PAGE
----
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What Is a Credit Card Imprinter?

Updated Apr 06, 2023

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The credit card imprinter has become somewhat of a dinosaur in the digital age. To figure out exactly what credit card imprinters are and where they came from, let’s take a brief walk through history. 

Credit card imprinting: A quick history lesson

Credit card processing has been around, in one form or another, since the early 1900s. The first major credit card, as we know them today, was the Diners Club card, introduced in 1950.

Since then, as you have more than likely noticed, the business of credit cards has charged steadily ahead (no pun intended). By the late 1960s, credit cards were spreading across America like a horde of locusts.

Along with all these credit cards came the need for some type of credit card processing system – not just for the banks and subsequent credit card companies that have sprung up recently, but also at the store or merchant level.

Several other methods, machines and modes were used to process credit cards in the early years, but the credit card imprinter quickly rose to prominence.

Did You Know?Did you know

Credit card imprinters were once known as “knuckle-busters.”

What is a credit card imprinter?

For starters, if you are younger than 20 years old, chances are pretty good that you have never even seen a credit card imprinting machine. Chances are also pretty good that you probably never will (except maybe at the random antique shop or flea market).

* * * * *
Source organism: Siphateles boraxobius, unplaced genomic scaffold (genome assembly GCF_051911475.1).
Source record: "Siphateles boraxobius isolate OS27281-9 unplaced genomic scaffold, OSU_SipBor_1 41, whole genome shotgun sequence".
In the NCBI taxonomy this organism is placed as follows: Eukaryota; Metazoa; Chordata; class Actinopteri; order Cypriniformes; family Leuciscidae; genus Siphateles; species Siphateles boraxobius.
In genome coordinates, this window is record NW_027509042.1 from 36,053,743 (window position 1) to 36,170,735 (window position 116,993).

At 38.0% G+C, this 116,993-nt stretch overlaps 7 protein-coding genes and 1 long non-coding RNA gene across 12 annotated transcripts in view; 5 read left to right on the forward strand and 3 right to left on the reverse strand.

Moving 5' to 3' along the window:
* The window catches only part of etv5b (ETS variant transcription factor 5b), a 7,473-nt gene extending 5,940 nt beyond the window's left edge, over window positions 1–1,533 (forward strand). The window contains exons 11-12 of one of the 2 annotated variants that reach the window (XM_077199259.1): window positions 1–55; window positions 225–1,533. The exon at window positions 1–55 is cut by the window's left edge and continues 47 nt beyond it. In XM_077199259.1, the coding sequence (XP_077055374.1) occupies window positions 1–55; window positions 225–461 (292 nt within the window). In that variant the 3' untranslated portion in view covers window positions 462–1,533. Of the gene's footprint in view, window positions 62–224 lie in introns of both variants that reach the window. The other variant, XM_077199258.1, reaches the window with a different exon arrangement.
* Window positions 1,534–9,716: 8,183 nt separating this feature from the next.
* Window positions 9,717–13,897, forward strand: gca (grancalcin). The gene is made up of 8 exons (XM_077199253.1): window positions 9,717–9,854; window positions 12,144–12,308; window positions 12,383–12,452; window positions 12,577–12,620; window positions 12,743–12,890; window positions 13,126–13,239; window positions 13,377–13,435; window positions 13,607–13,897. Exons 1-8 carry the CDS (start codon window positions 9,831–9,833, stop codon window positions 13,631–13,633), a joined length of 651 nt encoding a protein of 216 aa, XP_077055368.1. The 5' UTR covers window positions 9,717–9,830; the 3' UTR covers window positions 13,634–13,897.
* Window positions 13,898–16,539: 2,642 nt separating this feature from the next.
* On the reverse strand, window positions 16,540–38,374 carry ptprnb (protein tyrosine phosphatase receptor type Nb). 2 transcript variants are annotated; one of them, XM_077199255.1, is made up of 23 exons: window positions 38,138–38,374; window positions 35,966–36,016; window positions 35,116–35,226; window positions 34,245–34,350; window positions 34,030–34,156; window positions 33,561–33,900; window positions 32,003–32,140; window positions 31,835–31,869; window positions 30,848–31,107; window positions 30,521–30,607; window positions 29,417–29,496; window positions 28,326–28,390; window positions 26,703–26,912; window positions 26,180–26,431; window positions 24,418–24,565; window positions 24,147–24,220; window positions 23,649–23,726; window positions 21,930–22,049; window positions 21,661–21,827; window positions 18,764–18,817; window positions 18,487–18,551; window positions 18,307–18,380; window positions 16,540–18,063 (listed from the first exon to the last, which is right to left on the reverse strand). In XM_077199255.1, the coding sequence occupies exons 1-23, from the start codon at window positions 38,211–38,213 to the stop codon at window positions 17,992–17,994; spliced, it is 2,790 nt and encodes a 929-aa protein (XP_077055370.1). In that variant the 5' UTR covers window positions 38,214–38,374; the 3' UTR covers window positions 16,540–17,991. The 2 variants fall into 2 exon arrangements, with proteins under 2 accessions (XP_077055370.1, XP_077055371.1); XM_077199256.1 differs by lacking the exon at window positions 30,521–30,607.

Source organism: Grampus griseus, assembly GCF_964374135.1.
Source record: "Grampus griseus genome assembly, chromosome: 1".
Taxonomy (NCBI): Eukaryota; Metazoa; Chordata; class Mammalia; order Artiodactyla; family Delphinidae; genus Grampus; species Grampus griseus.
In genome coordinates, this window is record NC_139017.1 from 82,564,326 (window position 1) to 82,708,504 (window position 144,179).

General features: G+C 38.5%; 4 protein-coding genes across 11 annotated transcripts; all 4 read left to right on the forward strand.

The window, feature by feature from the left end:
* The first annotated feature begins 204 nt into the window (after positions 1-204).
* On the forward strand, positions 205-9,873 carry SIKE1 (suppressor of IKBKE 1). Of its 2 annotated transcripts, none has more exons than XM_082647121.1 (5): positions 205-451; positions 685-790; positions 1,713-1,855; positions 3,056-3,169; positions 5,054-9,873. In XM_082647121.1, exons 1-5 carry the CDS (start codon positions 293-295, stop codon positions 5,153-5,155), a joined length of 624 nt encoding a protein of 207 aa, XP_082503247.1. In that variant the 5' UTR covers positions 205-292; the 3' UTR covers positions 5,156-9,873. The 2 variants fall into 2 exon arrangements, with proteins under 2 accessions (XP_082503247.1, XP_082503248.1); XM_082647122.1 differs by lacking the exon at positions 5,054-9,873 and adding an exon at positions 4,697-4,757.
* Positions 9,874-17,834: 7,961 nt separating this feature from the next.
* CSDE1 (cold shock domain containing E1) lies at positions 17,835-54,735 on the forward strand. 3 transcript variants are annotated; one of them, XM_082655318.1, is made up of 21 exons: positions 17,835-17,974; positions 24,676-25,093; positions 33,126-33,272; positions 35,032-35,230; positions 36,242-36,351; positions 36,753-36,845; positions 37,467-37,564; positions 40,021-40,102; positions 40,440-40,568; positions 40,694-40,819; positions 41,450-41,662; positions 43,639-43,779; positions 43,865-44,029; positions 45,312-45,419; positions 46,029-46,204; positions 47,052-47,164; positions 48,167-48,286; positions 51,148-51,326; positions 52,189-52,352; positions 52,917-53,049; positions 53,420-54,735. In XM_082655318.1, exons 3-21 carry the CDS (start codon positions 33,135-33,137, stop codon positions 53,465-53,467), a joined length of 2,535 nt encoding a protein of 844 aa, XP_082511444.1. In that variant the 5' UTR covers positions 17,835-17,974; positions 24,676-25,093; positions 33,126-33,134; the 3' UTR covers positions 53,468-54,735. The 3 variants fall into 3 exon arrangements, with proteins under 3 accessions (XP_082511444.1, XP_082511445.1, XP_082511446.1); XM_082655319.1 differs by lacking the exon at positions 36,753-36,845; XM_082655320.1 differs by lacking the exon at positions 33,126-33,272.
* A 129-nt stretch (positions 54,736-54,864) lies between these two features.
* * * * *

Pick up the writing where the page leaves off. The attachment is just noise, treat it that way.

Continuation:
Credit card imprinters have earned the somewhat dubious distinction of being counted among the ever-expanding ranks of the technologically obsolete or nearly obsolete items, such as cassettes and DVDs, landline telephones, and film cameras.

The majority of these devices were about the same size and shape as a standard handheld adding machine (if you remember those). Most retailers and other businesses in the 21st century use electronic barcode readers of some type; however, some companies still need to use an imprinter, especially if they are processing credit cards without a printer.

Editor’s note: Looking for the right credit card processor for your business? Fill out the below questionnaire to have our vendor partners contact you about your needs.

How does a credit card imprinter work?

A credit card imprinter is a non-electronic, manually operated machine that makes an imprint (hence the name) of the face of your credit card and transfers it onto a double receipt. Once an imprint of your credit card is successfully accomplished, you sign it, and the proprietor or shopkeeper rips the perforated edge, keeps the original (top) copy and gives you the imprinted (bottom) copy.

FYIDid you know

Payment processing does not occur when a credit card is imprinted, but rather when the credit card information is entered into a credit card processor.

Are credit card imprinters obsolete?

A number of companies today utilize manual credit card machines like these imprinters for several purposes, such as when they are taking a customer’s order in person and want or need to key in the card information later at a virtual terminal. Some companies use them as a backup option when their electronic credit card scanners are not working or there’s a power outage.